COLOUR | Christmas Card
- tool: markers
- difficulty: medium
As it is getting closer to Christmas I thought something Christmassy would be nice for my next tutorial. So I tried my hands on what could be a cute motif for the front of a Christmas card. I designed the image with children in mind, which is the reason why I kept the outlines rather simple and the whole image clutter free.
I knew I wanted to work with dark blue outlines instead of black ones, so my computer had to help a bit. I changed the outlines from black to navy and printed them out on slightly thicker paper. The problem with inkjet ink and markers is that the marker tends to smudge the ink no matter how long the ink could dry. There’s a little trick to avoid this: iron the outlines (don’t forget to protect the paper) with medium heat. After that I was good to go with markers.
The image itself isn’t very Christmassy-themed except for the mistletoe. The whole atmosphere comes from the colour choice. I decided to give the typical white-red scheme a try. I did start the tutorial with the chibi figures fully coloured, though not her scarf, hair ornaments and his hat. For the flat base colours I used a very light beige, a medium red and moss (for the mistletoe). For the bobble on his hat I left some paper white to shine through.
I then added the shadows on the white parts with a light greyish purple on the scarf. For the bobble I first used the light beige again and then the light greyish purple to give more shape to the fluffy bobble. With a medium purplish taupe I started to define the shadows on the red surfaces (bottom left image). Then I picked a medium purple and went over the shadow areas on the red again in order to give them a hint of purple while slightly darkening them. For the deepest shadows on the red I used a purple a tad darker than the previous one. To darken the ‘white’ on her scarf even more, I chose the same light greyish purple as before (bottom right image).
After the chibi figures were completely coloured, it was time for the background. Since the overall amount of details wasn’t as high, I opted for a simpler background as well. A simple blue gradient would do the trick, so I chose a pale aquamarine as the base colour. On top I put a medium greyish blue. After the second layer had dried, I put down phthalo blue with feathered strokes in a vertical fashion and quickly used the medium greyish blue to blend the two colours together. I repeated this for all the sections (top left image). For the ground I used a similar techniques with the colours being light aquamarine, aquamarine and a tad of mint green (top right image).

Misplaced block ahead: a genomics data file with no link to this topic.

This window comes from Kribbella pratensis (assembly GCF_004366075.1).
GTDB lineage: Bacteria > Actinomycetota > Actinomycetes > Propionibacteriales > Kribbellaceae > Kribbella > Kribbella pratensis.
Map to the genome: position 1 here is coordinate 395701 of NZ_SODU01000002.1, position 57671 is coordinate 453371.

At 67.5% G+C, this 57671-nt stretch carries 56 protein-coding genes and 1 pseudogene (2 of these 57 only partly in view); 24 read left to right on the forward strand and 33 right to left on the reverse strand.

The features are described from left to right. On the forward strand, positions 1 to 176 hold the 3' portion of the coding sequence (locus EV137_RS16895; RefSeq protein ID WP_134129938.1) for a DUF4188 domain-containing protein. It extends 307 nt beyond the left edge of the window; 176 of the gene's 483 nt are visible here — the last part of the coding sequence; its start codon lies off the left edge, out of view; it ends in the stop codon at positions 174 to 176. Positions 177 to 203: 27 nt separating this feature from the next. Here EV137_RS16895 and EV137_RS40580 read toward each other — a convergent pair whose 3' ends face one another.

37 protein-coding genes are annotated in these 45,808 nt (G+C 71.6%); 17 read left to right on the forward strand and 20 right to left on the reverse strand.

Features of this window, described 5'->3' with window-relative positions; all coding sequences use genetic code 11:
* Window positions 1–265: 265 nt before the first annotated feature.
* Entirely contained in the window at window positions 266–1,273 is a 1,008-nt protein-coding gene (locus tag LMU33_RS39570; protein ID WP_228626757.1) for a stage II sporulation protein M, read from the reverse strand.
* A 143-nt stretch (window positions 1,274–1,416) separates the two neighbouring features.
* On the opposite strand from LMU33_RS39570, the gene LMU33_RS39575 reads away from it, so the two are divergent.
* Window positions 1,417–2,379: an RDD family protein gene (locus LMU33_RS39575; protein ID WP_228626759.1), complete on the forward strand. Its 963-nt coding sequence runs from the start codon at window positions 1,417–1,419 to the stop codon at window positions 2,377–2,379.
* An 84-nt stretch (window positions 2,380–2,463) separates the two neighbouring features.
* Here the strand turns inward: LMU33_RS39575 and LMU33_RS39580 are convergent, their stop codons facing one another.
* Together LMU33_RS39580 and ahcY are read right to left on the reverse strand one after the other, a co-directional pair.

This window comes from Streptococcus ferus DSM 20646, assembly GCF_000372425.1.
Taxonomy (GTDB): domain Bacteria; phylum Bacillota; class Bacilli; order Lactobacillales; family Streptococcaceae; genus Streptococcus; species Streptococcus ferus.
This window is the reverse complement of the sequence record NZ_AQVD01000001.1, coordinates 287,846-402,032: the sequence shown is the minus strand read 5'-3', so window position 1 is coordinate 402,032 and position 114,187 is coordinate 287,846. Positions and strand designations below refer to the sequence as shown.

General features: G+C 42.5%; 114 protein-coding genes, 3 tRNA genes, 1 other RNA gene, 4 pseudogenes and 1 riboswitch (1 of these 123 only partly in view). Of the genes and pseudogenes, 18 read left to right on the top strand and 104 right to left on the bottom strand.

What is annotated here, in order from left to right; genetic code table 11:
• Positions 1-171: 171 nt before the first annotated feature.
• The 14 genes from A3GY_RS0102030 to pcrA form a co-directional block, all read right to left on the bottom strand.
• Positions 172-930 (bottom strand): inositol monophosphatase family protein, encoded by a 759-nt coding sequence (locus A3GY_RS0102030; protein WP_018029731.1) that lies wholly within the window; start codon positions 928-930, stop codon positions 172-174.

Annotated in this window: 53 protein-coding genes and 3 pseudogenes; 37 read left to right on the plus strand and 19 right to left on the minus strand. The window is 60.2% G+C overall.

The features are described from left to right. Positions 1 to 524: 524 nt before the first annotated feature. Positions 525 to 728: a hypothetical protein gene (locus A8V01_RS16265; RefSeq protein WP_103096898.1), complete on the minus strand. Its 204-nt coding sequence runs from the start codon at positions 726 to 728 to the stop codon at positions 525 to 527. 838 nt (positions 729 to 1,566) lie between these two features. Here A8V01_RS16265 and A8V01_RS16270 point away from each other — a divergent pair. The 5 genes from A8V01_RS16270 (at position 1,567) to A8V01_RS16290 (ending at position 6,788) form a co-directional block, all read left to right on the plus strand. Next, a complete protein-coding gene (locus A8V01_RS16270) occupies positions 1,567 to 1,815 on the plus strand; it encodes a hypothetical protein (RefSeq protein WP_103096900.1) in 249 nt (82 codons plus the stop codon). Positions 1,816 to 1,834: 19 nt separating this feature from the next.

Once the colour was dry I picked a medium grey purple to draw the shadows on the ground with the brush nib. I then coloured the border with frozen lake and phthalo blue for the outer border (bottom left image). All that was left of the colouring were the cushions and their details. By now the image was mostly sporting cold colours, yet I wanted to bring back some warmth. I chose a yellow beige as the base colour and the medium grey purple for the cushions’ shadows. I coloured the tassels with pineapple crush and added with a beige the pine tree pattern. The ground still looked a bit too cold, so I added some details with an almost skin coloured beige (bottom right image).
For the stars I used a slightly desaturated yellow as a flat colour. The last effect I wanted to add was snow falling. To achieve this I picked a blender and pressed its small nib onto the paper until I could see those white dots, which appear due to the colour being pushed away. I repeated this a few times and with ‘snowflakes’ in various sizes. I also used a white gel pen for further tiny snowflakes.
Since I wanted to spice up the image a bit, I also added a few details with a golden gel pen, such as the pine tree pattern on the cushions and the stars’ border in the back. A little bit of glitter made the eyes of the two chibis sparkly.
I hope you enjoyed this Christmas card tutorial and maybe it gave you a few ideas to try out yourself. Until next time!
© Aileen Strauch, first published on the Letraset art blog in 2013